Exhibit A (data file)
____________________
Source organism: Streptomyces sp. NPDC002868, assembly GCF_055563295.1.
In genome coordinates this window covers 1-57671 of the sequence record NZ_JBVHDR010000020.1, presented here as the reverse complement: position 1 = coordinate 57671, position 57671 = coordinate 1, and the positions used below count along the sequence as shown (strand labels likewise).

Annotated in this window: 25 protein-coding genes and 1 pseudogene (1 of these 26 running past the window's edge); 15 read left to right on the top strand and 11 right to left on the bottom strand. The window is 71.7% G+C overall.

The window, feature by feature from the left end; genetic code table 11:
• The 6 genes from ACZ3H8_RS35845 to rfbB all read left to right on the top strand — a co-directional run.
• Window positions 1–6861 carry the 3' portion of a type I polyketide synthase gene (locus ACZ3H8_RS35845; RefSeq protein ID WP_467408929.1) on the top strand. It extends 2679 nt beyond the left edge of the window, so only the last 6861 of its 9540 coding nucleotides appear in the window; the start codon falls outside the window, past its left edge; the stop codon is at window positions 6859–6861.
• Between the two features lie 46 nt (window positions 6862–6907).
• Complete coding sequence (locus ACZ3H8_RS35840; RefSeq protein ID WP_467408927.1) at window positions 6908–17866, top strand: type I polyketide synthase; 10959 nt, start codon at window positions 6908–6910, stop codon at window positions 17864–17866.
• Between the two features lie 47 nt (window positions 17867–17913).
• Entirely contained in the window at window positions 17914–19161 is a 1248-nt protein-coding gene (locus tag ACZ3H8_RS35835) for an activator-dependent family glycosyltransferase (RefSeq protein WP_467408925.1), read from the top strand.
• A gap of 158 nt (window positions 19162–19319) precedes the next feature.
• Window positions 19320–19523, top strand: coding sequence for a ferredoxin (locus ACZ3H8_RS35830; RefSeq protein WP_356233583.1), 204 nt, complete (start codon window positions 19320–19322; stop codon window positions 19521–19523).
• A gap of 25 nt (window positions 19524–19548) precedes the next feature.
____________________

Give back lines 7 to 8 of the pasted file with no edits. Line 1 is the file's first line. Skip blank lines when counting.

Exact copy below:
• Between the two features lie 46 nt (window positions 6862–6907).
• Complete coding sequence (locus ACZ3H8_RS35840; RefSeq protein ID WP_467408927.1) at window positions 6908–17866, top strand: type I polyketide synthase; 10959 nt, start codon at window positions 6908–6910, stop codon at window positions 17864–17866.